Twenty-five years ago, email marketing was a shiny new toy. Now it has become a marketing tactic that no e-marketer wants to be associated with. That’s a mistake, said marketing guru Dela Quist when I discussed marketing tactics with him recently. In a podcast in our ‘Dear Marketing Automation’ series, Dela argues that nothing is likely to get you more money than sending another email.
Dela Quist is Founder and CIO at Alchemy Works and Touchstone Intelligent Marketing but, to me, he is, above all, author of the book ‘Fear and Self-loathing in Email Marketing’. Since reading that book, I have been looking forward to discussing marketing tactics with him. While it’s impossible to ever summarise a conversation with Dela (instead, I recommend you listen to the full podcast), I’d like to highlight some of his findings after over 35 years in sales and marketing.
Email marketing is not intrusive
No one really likes advertising. We don’t like it when our favourite tv programme is interrupted by ads, we don’t like it when websites have pop-up ads or send us notifications. “It’s ironic,” says Quist. “Everyone complains about email, but it’s actually the least intrusive form of marketing. You have to make a conscious decision to open your mailbox. When you do that, you say that you’re ready to read and process messages. It’s the only channel where you can unsubscribe and have your records deleted for all time.”
Email marketing is the only open system
Anyone can send email marketing, without having to rely on someone else’s platform, except for the telcos that provide the bandwidth you are using. For most other forms of marketing, you depend on a third party, such as Facebook, Google, a magazine, a publisher’s website, a broadcaster. “What does a platform like Facebook do if you don’t visit them often enough?”, asked Quist. “Well, they send you mail. Facebook is actually the biggest emailer there is, they send about 6% of all mails in the world.”
Email marketing is your cheapest marketing tactic
Compared to many other marketing tactics you can use, email marketing is by far the cheapest one. “Fifteen years ago, I worked for a broadcaster who insisted that we kept sending mails to people who hadn’t opened mail in six to twelve months. I wanted to prove them wrong and tried to find a cheaper way to acquire between 20 and 30 thousand visits to the website than through mailing activities. Sadly, I didn’t, there is no cheaper way.”
Email marketing is measurable - take the right metrics
The great thing about email marketing is you can measure it. The bad thing is we often take the wrong metrics. “I’m always suspicious of rates,” said Quist. “You can manipulate rates anyway you want. Search companies or media companies don’t sell you open rates, they sell you reach and frequency. The paradox in email marketing is that if you reduce your frequency, your open rates for each individual mail will go up. But on a yearly basis, your total number of opens will go down. On the other hand, if you increase the frequency, your open rates per mail will go down. But your annual total number of opens will go up and so will your revenue.” And wouldn’t we all rather say ‘I made a million more revenue’ than ‘My open rates went up.”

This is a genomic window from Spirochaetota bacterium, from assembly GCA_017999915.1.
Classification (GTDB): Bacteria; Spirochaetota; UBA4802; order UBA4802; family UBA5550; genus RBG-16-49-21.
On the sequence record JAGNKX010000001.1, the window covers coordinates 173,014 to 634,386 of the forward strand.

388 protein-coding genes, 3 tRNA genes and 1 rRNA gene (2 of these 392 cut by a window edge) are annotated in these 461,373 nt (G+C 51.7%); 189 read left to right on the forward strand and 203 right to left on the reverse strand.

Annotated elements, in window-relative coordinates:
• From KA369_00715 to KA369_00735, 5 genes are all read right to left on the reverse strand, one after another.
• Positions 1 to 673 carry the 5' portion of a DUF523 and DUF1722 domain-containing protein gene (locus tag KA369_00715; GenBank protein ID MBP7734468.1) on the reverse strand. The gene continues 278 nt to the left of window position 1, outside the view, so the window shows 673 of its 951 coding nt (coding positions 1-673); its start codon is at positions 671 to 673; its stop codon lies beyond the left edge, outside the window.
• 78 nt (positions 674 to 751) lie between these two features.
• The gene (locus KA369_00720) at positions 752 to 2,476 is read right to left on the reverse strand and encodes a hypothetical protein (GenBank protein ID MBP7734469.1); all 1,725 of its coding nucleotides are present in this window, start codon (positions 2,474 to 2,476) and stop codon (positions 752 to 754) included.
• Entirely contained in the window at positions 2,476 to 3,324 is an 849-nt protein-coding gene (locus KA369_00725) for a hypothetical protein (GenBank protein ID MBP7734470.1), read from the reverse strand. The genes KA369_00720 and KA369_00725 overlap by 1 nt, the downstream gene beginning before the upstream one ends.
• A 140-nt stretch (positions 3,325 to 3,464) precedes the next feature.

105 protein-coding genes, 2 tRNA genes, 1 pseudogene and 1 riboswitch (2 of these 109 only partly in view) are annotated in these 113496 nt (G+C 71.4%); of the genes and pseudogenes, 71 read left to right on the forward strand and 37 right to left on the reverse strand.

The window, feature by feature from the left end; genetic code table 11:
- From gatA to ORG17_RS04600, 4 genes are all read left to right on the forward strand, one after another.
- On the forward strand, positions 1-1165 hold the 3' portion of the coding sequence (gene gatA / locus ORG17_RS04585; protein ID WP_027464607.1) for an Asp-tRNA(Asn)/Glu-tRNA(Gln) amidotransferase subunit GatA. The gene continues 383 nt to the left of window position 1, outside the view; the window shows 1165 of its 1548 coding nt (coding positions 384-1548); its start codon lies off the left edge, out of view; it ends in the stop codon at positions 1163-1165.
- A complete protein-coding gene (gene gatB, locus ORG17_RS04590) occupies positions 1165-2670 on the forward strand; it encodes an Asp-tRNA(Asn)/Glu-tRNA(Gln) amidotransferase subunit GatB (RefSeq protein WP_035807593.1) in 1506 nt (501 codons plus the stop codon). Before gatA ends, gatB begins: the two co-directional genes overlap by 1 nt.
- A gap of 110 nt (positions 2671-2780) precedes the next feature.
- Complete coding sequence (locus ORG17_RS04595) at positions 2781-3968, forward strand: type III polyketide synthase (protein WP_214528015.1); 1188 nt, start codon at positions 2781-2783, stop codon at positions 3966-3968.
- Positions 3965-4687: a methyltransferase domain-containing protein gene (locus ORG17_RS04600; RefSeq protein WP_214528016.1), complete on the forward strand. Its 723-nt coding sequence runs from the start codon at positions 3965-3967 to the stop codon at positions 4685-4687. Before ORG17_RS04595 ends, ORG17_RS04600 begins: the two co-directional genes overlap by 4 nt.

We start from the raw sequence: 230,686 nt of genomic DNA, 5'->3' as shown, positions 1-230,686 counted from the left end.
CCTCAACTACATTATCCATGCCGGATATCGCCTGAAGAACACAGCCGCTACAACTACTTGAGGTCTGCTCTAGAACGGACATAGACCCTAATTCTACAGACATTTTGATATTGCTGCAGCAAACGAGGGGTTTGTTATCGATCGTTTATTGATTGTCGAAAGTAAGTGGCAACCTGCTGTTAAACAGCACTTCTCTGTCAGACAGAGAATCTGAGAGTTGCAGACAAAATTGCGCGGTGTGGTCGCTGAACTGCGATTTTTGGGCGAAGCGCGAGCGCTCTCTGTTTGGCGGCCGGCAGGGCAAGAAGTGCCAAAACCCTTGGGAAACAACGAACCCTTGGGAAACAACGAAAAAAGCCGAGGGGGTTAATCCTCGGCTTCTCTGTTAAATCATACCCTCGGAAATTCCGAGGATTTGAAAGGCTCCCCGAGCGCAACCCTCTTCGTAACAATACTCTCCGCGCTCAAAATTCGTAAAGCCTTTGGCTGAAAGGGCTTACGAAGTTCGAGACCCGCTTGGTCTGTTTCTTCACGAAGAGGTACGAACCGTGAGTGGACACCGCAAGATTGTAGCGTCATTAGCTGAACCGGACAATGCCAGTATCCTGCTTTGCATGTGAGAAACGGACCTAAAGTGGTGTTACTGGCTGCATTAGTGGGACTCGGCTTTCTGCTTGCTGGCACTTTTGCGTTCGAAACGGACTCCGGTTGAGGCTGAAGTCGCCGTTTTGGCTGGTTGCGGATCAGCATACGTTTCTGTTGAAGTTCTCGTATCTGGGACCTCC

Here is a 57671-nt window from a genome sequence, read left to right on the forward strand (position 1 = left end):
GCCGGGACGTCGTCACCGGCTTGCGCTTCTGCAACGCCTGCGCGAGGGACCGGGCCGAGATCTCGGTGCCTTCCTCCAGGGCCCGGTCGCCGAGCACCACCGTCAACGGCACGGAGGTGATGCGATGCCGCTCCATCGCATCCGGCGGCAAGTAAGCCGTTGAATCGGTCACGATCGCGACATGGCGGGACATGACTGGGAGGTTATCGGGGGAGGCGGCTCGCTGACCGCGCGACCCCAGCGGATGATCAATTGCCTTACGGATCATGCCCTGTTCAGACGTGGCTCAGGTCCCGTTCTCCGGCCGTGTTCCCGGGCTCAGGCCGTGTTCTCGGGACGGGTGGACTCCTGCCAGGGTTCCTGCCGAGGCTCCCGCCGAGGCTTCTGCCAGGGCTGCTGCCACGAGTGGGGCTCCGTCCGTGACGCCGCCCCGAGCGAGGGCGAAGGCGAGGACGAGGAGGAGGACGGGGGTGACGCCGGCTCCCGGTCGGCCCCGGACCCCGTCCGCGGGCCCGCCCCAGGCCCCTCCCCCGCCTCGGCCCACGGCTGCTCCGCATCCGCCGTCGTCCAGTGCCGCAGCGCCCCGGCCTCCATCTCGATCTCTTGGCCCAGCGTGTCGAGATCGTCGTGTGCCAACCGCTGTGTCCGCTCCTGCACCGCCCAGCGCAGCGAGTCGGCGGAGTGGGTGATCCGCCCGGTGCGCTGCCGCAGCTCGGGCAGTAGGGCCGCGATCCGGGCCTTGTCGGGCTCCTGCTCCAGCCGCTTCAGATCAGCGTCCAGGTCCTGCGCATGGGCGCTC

Email marketing has positive side effects
When looking at the results of email marketing, there’s more than just open rates and clicks. Quist reminded me of two interesting side effects. First: if you send a mailing to a big enough list, the volume of search for your business will go up and the people clicking on a paid link of your organisation will go up. And the number of people ‘spontaneously’ visiting your website goes up. Second: even when people delete your mail, they have seen and retained your name. “You can’t ignore mail without processing it, mentally. We all know subliminal marketing is forbidden. But deciding between opening an email or putting it in the junk folder is done in the subliminal part of our brain. So even if people are not visibly engaging with your mail, they are still engaging.”
Email marketing doesn’t require huge budgets. For a marketer it’s more interesting and rewarding to be in charge of an advertising budget, or a catalogue business. If you’re in for prestige, those are the domains you want to work in. But if you’re more interested in contributing to the business and bringing in extra revenue, then think again about turning down a job in email marketing.
Interested in listening to my entire conversation with Dela Quist? You will find the podcast here. And while you are there, don’t forget to subscribe to the ‘Dear Marketing Automation’ podcast.